30-DAY BLOGGING CHALLENGE
DAY 28: A SCAR YOU HAVE AND ITS STORY
When I checked the topic for today’s challenge, I couldn’t help but sing a line or two from Papa Roach’s Scars:
But the scars remind us that the past is real
I tear my heart open just to feel
Okay, I know it’s disgustingly cheesy, so I won’t go any further on that note. I’m just annoying myself. Anyway, seriously, I’ve had minor scars—wounds I got from falling off a bicycle or from playing strenuous sports during my childhood years. Most of them can no longer be seen nor traced today. There is, however, one particular scar in my body that remains visible [at least to me] to this day. I will try to recount that day on this post the best way I can.
It was a fine, Sunday noon in June 2002 when it all began. We were having our usual Sunday lunch at home when I complained about my aching tummy. Mom thought I was just hungry or I ate something the other night that cost me an upset stomach; however, I didn’t finish my plate. It’s very unusual of me to not consume my meal, since my parents don’t approve of leftover food, so they thought there could be something else. In effect, my father ordered me to go to my room and lay down to rest.
Perhaps because of fatigue brought about by lack of food, I fell asleep in an instant. Later in the day, however, I woke up screaming to unbearable pain in my abdomen. One of my brothers who came to my aid, instructed me to lift my leg and bend it as if to try to bring my knee to my chest. I tried to do as told and failed. My mother, who saw this, came to the theory that I may be suffering from appendicitis. On this note, they tried to lift me from bed, and rushed me to the hospital.
Every single movement I made was an effort. If I were asked the intensity of pain between the scale of one to ten, I’d give it a 15. The trip to Makati Medical Center was agonizing. I had to lay down in the backseat and endure the pain induced by a moving vehicle. Not to mention that we’re having an emergency. It took us less than 30 minutes to get to the hospital, and I was immediately accommodated in the emergency room by the staff. My mother was asked to fill up a form with my personal details including medical family history. There were several nurses and resident physicians who attended to my care, all of which came to the conclusion that it was, indeed, appendicitis.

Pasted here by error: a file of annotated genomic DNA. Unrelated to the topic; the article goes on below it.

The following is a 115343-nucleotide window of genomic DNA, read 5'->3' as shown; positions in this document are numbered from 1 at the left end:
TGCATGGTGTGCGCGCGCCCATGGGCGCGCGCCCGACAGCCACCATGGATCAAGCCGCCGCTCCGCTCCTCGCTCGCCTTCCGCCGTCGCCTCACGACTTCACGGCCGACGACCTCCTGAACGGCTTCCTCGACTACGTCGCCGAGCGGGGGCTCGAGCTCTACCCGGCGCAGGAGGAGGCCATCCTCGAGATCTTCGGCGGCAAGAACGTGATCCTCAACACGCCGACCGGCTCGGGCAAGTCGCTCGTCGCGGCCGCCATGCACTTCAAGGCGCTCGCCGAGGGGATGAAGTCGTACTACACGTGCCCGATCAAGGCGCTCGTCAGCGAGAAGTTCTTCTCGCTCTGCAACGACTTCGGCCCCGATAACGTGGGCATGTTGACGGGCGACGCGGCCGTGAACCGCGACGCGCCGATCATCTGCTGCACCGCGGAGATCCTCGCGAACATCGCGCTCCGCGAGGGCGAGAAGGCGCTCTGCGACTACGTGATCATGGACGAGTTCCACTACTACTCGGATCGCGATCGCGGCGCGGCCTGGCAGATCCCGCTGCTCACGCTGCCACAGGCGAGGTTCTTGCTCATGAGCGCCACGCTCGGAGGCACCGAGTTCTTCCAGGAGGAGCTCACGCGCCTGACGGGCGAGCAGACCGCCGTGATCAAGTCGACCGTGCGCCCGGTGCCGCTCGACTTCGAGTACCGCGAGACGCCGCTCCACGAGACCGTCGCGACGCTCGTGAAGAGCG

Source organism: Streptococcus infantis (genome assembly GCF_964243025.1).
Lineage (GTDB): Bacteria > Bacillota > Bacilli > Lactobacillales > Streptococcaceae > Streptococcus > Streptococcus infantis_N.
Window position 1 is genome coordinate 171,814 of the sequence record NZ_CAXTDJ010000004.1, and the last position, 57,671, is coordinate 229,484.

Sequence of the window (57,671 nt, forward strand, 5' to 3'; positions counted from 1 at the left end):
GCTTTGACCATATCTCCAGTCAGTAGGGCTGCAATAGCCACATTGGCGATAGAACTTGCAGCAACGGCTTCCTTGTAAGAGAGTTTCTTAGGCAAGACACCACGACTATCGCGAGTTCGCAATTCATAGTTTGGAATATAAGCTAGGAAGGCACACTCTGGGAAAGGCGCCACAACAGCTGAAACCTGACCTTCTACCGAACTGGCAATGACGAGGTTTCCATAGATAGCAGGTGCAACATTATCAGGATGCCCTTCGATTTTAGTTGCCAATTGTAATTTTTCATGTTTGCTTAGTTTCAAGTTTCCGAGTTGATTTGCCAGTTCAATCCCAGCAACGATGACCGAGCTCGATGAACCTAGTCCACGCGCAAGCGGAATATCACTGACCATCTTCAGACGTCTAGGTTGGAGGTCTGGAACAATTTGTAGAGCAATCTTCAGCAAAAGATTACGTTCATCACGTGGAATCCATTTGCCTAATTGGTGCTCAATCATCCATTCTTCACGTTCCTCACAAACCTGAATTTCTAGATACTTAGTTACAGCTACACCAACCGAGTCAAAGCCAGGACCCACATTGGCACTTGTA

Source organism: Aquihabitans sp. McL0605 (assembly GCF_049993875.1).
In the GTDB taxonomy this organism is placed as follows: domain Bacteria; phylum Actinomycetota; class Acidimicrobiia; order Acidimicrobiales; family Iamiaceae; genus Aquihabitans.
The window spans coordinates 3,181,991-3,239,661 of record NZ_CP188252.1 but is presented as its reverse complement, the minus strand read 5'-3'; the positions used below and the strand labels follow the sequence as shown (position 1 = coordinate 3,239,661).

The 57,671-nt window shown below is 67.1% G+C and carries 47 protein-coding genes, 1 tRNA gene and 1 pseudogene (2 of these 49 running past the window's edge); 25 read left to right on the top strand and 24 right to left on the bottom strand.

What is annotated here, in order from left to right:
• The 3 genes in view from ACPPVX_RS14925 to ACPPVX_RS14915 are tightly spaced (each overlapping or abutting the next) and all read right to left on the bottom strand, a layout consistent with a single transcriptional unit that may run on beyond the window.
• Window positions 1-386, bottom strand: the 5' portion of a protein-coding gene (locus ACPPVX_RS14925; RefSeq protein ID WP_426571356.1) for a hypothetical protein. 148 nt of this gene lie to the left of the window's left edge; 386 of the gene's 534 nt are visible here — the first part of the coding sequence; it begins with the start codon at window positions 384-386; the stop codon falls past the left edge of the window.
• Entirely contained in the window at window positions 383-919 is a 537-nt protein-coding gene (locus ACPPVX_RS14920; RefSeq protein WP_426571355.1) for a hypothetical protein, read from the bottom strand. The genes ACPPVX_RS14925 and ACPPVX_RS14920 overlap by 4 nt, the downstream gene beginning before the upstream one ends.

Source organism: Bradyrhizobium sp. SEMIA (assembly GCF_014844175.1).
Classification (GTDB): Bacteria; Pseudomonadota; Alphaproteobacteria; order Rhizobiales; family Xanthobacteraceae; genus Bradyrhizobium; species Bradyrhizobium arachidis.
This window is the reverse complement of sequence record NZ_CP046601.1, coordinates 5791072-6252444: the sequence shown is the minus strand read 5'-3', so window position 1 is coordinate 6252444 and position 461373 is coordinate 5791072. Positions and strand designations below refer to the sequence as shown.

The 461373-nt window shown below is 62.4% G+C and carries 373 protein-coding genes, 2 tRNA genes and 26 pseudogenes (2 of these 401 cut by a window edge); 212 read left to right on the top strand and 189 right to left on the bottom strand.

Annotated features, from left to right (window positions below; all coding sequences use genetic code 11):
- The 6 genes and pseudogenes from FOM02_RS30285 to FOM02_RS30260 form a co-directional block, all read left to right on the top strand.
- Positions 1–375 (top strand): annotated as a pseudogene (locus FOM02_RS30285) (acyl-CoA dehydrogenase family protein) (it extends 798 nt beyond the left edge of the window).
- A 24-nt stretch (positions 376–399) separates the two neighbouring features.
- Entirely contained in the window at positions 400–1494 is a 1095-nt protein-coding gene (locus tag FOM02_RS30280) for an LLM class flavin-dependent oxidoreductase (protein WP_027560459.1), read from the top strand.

I was given oral analgesics to somehow relieve the pain, and eventually put an IV on me. A few hours later, I woke up already in my private room. A medical technologist was there, about to extract blood samples from me for monitoring. Mom was asking me how I feel when the doctor and two of his practitioners walked in. Apparently, the big guy was my surgeon. He was there to check up on me, and explain to my mother what’s about to happen next. I wasn’t hallucinating nor exaggerating when I thought he was Hagrid from the Harry Potter series.
The entire procedure took hours. I even woke up in the middle of the operation! I saw the clock, it was two in the afternoon, and they were listening to A Horse With No Name by America. Groggily, I tried to lift my fingers. I couldn’t feel anything. I was numb to the core. Oh, my God, I thought to myself. Then I got knocked out again. The next thing I know, I was already in the recovery room. It was about five o’clock. My initially reaction was to look for my Mom. For some reason, I felt emotional and I needed to find comfort in the arms of my mother.
Today, ten years later, the scar remains visible. It’s an inch and a half long, but it doesn’t really bother me. I don’t even find it ugly at all. It’s a constant reminder of something I never imagined of experiencing. It’s now a memory from a not-so-distant past. So, this is the story of my scar. I wonder what’s yours.